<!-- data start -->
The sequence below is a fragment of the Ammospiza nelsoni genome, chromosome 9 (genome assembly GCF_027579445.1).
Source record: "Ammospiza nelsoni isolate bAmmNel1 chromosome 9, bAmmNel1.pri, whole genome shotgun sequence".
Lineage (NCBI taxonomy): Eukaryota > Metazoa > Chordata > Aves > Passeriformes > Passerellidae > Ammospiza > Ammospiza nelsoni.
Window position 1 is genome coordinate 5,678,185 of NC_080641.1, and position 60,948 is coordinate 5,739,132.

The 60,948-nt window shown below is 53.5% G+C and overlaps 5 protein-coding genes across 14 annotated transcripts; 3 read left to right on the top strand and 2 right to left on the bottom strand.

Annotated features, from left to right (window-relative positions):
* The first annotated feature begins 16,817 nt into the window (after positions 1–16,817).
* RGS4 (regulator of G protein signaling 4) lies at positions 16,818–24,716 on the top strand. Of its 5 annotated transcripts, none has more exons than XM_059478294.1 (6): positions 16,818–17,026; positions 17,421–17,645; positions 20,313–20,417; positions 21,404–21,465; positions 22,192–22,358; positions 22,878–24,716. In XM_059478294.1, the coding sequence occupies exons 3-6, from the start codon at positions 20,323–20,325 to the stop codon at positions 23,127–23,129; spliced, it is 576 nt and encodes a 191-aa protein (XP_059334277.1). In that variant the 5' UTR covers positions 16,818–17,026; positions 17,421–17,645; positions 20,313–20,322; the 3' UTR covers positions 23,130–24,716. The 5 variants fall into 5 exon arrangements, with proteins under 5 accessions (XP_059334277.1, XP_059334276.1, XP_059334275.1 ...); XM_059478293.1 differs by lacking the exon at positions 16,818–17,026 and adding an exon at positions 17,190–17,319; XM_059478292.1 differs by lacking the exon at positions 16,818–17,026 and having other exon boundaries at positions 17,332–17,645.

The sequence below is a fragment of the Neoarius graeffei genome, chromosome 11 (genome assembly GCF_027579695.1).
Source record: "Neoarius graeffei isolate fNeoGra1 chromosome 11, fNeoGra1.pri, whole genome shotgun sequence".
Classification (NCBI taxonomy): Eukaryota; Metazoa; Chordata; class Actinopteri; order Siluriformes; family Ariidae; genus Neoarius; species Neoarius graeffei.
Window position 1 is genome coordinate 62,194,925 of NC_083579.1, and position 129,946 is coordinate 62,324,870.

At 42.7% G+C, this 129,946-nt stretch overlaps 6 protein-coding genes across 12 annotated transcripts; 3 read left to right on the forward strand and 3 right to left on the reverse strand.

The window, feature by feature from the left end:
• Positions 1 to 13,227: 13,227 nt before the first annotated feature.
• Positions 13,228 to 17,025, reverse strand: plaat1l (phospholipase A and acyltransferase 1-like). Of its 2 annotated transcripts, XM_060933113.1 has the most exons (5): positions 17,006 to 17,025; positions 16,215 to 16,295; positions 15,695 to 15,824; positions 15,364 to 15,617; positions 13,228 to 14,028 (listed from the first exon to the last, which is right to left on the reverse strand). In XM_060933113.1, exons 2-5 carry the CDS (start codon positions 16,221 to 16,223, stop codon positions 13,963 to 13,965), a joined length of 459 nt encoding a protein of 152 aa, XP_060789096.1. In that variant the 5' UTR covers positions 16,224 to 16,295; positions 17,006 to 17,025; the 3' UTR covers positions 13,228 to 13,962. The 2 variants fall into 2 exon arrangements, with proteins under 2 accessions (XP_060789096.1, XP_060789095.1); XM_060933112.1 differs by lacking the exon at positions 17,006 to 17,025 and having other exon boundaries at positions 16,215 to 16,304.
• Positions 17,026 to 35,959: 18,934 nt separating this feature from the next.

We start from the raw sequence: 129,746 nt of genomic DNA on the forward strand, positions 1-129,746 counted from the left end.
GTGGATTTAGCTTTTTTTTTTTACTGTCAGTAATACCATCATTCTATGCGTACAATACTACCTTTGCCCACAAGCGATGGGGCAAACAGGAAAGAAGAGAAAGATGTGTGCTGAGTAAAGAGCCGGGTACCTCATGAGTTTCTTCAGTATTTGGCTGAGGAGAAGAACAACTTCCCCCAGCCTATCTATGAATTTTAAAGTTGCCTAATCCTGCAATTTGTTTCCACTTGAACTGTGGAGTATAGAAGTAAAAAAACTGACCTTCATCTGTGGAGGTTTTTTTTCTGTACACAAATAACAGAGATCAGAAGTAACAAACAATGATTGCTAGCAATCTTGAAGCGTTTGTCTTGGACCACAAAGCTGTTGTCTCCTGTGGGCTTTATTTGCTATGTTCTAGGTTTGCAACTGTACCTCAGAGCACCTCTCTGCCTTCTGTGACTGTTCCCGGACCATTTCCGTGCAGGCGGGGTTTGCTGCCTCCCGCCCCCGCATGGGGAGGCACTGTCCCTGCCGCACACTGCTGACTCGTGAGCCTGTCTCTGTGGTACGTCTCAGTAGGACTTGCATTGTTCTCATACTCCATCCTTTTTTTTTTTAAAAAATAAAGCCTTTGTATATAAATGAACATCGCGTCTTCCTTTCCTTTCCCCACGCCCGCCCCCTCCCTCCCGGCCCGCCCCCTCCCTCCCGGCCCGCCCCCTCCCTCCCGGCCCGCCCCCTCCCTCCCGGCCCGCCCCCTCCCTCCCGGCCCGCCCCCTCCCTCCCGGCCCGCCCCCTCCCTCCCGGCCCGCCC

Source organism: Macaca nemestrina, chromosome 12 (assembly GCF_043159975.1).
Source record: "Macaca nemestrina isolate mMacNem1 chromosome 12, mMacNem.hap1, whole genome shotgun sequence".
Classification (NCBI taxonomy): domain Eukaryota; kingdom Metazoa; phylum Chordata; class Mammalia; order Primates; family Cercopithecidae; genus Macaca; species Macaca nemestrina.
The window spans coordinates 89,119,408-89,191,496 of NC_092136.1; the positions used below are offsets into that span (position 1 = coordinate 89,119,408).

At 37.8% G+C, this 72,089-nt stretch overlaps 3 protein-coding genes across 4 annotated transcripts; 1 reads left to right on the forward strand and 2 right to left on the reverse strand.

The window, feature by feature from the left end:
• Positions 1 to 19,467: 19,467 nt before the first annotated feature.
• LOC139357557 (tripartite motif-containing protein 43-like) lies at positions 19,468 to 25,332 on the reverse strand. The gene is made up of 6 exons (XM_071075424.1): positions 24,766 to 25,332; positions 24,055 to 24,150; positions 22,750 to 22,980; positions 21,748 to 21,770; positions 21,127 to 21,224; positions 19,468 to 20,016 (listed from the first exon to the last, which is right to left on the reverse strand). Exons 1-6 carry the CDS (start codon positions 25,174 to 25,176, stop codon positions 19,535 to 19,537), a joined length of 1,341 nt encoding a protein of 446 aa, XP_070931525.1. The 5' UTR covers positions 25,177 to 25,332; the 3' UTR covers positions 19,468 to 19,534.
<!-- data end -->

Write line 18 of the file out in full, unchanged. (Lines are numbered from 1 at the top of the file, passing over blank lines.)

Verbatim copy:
We start from the raw sequence: 129,746 nt of genomic DNA on the forward strand, positions 1-129,746 counted from the left end.